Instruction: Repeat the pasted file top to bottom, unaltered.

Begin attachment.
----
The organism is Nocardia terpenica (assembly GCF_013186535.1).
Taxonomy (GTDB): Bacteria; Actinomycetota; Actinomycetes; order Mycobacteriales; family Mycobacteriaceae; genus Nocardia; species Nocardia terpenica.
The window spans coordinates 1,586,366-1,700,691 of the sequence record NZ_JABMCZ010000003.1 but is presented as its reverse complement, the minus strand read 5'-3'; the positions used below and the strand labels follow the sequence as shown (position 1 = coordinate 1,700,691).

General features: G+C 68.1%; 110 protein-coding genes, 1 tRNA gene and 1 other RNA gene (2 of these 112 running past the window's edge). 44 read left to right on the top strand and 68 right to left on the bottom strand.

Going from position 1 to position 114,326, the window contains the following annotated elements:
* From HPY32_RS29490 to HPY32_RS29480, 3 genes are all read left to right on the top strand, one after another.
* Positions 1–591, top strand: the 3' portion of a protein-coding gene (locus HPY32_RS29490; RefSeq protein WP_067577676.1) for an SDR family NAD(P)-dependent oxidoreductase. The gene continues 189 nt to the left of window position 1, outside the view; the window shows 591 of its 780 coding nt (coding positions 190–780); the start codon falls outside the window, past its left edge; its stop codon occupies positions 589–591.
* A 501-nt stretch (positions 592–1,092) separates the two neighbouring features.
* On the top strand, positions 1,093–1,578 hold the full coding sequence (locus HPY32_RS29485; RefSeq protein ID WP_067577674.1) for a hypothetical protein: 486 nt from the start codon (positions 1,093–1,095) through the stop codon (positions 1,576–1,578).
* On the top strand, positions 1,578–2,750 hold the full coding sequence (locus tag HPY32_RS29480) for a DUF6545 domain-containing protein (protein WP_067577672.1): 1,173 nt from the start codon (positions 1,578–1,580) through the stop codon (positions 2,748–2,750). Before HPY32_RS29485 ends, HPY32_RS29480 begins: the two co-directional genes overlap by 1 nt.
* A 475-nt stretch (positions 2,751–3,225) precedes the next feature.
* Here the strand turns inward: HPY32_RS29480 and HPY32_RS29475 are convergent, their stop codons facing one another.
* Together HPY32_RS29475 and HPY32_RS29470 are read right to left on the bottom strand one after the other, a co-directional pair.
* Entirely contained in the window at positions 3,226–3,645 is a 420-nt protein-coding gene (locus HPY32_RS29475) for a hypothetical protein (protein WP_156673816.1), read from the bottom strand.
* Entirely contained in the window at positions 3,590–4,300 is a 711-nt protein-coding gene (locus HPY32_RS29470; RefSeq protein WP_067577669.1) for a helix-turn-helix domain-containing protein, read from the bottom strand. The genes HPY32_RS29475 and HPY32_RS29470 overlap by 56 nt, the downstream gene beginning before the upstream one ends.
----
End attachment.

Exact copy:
The organism is Nocardia terpenica (assembly GCF_013186535.1).
Taxonomy (GTDB): Bacteria; Actinomycetota; Actinomycetes; order Mycobacteriales; family Mycobacteriaceae; genus Nocardia; species Nocardia terpenica.
The window spans coordinates 1,586,366-1,700,691 of the sequence record NZ_JABMCZ010000003.1 but is presented as its reverse complement, the minus strand read 5'-3'; the positions used below and the strand labels follow the sequence as shown (position 1 = coordinate 1,700,691).

General features: G+C 68.1%; 110 protein-coding genes, 1 tRNA gene and 1 other RNA gene (2 of these 112 running past the window's edge). 44 read left to right on the top strand and 68 right to left on the bottom strand.

Going from position 1 to position 114,326, the window contains the following annotated elements:
* From HPY32_RS29490 to HPY32_RS29480, 3 genes are all read left to right on the top strand, one after another.
* Positions 1–591, top strand: the 3' portion of a protein-coding gene (locus HPY32_RS29490; RefSeq protein WP_067577676.1) for an SDR family NAD(P)-dependent oxidoreductase. The gene continues 189 nt to the left of window position 1, outside the view; the window shows 591 of its 780 coding nt (coding positions 190–780); the start codon falls outside the window, past its left edge; its stop codon occupies positions 589–591.
* A 501-nt stretch (positions 592–1,092) separates the two neighbouring features.
* On the top strand, positions 1,093–1,578 hold the full coding sequence (locus HPY32_RS29485; RefSeq protein ID WP_067577674.1) for a hypothetical protein: 486 nt from the start codon (positions 1,093–1,095) through the stop codon (positions 1,576–1,578).
* On the top strand, positions 1,578–2,750 hold the full coding sequence (locus tag HPY32_RS29480) for a DUF6545 domain-containing protein (protein WP_067577672.1): 1,173 nt from the start codon (positions 1,578–1,580) through the stop codon (positions 2,748–2,750). Before HPY32_RS29485 ends, HPY32_RS29480 begins: the two co-directional genes overlap by 1 nt.
* A 475-nt stretch (positions 2,751–3,225) precedes the next feature.
* Here the strand turns inward: HPY32_RS29480 and HPY32_RS29475 are convergent, their stop codons facing one another.
* Together HPY32_RS29475 and HPY32_RS29470 are read right to left on the bottom strand one after the other, a co-directional pair.
* Entirely contained in the window at positions 3,226–3,645 is a 420-nt protein-coding gene (locus HPY32_RS29475) for a hypothetical protein (protein WP_156673816.1), read from the bottom strand.
* Entirely contained in the window at positions 3,590–4,300 is a 711-nt protein-coding gene (locus HPY32_RS29470; RefSeq protein WP_067577669.1) for a helix-turn-helix domain-containing protein, read from the bottom strand. The genes HPY32_RS29475 and HPY32_RS29470 overlap by 56 nt, the downstream gene beginning before the upstream one ends.